That play came on one of the later drives, when Jared Goff found Jack Austin on a second-and-six pass just over a leaping Allensworth. Had he launched himself a beat earlier, he would have come up with a pick-six.

Instead, that play went for a 41-yard touchdown for Austin up the far sideline.

That pass was one of four eye-opening grabs on the day by Cal receivers. The very next drive in the two-minute offense period saw a pass from Forrest to big tight end/fullback Kyle Wells for seven yards, and then a 61-yard touchdown up the seam to Patrick Laird for a touchdown.

During the first two-minute drive, on third-and-forever from his own 21, Goff got extra time from his offensive line under heavy pressure from a blitz and found a leaping Davis over Luke Rubenzer. Davis then shook Rubenzer badly en route to a 50-yard reception. Goff then delivered a 20-yard pass to Treggs, and then got some help from Maurice Harris, who made a one-handed grab around Darius White -- who hooked Harris’s other arm – for a touchdown in the near corner of the south end zone.

“We had a couple big plays on the offense,” Dykes said. “I thought our defense, we practiced the four-minute – that’s been something we’ve got to get better at, offensively, being able to finish off at the end of the game, and defensively, getting a stop to give our offense a chance to get on the field. So, we did some four-minute stuff today. I thought our first-team defense did a great job the first time, stopping the offense, three-and-out. Then, I thought those guys made some plays. The offense came back in the second time, put together a scoring drive and Vic busted the long run there at the end. That was encouraging to see them come back, and so, it’s about what you want to see: A little bit of good, a little bit of bad.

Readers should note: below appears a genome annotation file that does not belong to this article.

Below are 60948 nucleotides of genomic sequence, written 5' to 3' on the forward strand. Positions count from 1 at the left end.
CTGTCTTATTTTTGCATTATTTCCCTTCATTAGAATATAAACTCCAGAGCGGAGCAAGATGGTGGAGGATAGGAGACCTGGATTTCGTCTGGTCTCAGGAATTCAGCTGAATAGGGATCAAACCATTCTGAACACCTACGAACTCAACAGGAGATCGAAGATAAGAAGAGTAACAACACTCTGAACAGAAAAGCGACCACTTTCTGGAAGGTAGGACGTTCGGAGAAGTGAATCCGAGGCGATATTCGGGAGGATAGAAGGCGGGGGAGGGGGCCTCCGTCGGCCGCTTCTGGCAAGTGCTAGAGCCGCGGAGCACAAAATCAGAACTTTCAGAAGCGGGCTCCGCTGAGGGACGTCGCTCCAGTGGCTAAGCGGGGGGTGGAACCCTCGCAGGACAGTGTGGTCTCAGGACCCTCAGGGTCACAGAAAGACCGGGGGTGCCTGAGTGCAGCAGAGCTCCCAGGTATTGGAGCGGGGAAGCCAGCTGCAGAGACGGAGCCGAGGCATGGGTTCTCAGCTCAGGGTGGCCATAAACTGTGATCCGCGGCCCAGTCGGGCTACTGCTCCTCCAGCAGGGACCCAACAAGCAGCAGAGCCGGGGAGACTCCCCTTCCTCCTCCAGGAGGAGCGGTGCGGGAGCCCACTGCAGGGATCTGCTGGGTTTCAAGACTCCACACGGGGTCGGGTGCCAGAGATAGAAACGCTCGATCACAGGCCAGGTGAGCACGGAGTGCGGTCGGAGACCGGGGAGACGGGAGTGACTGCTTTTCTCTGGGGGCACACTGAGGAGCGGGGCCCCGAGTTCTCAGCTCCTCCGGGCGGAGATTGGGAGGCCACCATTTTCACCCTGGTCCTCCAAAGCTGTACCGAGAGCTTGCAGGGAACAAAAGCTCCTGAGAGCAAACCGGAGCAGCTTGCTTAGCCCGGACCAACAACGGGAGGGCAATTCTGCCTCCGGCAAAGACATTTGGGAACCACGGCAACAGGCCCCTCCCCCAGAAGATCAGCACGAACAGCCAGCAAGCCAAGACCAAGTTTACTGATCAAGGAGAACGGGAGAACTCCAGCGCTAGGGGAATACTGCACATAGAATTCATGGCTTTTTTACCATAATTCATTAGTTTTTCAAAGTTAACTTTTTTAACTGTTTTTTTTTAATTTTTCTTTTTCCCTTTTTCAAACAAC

“Two-minute was kind of the same way. The offense drove down and scored, and then the defense held them to a field goal the next time. A couple big plays during that session, and a bunch of things we can learn. That was the important thing, is we’ve got a lot of plays where we can talk to guys about situational football, and have an opportunity to learn and teach from, so I thought it was a good day.”


The first defense stepped onto the field saw Kragen and Jonathan Johnson at defensive end, and Tony Mekari and Looney (who Fred Tate said is “really twitchy,” something the Bears have not had at defensive tackle) in the middle. Linebackers consisted of Jake Kearney and Michael Barton on the outside, with Hardy Nickerson, Jr. in the middle.

Defensive back was a bit of a crapshoot for most of the practice, with several different combinations seeing action and no clear pecking order, save for Cedric Dozier and White as the first two corners, with Allensworth as the nickel back. Caleb Coleman also got a lot of first- and second-team action.

“We’re always going to try to run the guys through,” Dykes said. “That’s what we want to be able to do, defensively. The way offense’s played now, people are going fast, and running a lot of plays, so you’ve got to play a lot of people on defense. We’re going to practice that way, and start developing guys, where they’re used to rotating in and out and they’re used to playing a lot of people. We’ll do that through spring, and do that through fall camp. We need to find six or eight DBs that we can count on, and probably two-deep at linebacker, same thing with the front. The way the game’s played now, you’ve got to have a lot of depth on defense, and we’re trying to develop that.”

Cal will get one man stronger at linebacker once the Bears return to practice on April 1, with Jalen Jefferson returning to the rotation.